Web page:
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I'm trying to find the functional equivalent of logic statements in Python (e.g. and/or/not). I thought I had found them in the operator module, but the behavior is remarkable different.

For example, the and statement does the behavior I want, whereas operator.and_ seems to requir an explicit type comparison, or else it throws a TypeError exception.

>>> from operator import *
>>> class A: pass
... 
>>> and_(A(), True)
Traceback (most recent call last):
  File "<stdin>", line 1, in <module>
TypeError: unsupported operand type(s) for &: 'instance' and 'bool'
>>> A() and True
True

Is there something like the operator module, but containing functions that match the behavior of Python's statement logic exactly?

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Why not roll your own? def and_(p1,p2): return p1 and p2 –  rossipedia Jan 22 '11 at 21:33
6  
@Bryan: Easy, yes - but OP is doing it right(tm) and asking for the existing wheel before reinventing it (even if it only takes a few seconds). –  delnan Jan 22 '11 at 21:36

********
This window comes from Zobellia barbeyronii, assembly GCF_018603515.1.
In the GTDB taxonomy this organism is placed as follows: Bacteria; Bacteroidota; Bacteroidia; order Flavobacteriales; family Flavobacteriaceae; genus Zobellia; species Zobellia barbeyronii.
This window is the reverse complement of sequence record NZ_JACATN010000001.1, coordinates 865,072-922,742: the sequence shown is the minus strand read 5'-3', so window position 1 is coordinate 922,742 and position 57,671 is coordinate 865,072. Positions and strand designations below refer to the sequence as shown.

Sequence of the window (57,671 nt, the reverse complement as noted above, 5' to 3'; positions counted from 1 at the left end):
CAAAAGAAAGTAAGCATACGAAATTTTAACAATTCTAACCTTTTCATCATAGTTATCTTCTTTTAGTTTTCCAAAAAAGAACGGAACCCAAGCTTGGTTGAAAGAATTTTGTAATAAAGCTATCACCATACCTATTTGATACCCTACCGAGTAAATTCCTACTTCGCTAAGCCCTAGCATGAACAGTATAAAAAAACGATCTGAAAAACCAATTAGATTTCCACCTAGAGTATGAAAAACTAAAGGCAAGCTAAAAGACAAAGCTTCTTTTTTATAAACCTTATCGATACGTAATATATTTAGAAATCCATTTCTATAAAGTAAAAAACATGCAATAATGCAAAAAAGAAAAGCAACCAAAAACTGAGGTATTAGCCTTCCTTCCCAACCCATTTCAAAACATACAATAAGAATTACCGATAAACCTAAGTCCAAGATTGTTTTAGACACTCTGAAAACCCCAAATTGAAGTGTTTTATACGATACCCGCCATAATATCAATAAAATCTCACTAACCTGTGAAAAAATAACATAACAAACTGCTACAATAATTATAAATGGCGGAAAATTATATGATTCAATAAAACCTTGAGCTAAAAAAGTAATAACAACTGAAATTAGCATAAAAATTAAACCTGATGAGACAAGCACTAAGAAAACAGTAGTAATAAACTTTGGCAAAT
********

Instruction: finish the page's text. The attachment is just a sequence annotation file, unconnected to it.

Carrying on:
1 Answer 1

up vote 9 down vote accepted

The functions operator.and_ and operator.or_ are the equivalent of the bit-wise "and" function and "or" function, respectively. There are no functions representing the and and or operators in operator, but you can use the built-ins any() and all() instead. They will take a single sequence as argument, but you can simply pass a tuple of two entries to use them as binary operators.

Note that it is impossible to match the logic of and and or exactly with any function you call. For example

False and sys.stdout.write("Hello")

will never print anything, while

f(False, sys.stdout.write("Hello"))

will always print the output, regardless how f() is defined. This is also the reason they are omitted from operator.

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+1 Good point about the lack of short-circuiting. –  delnan Jan 22 '11 at 21:44

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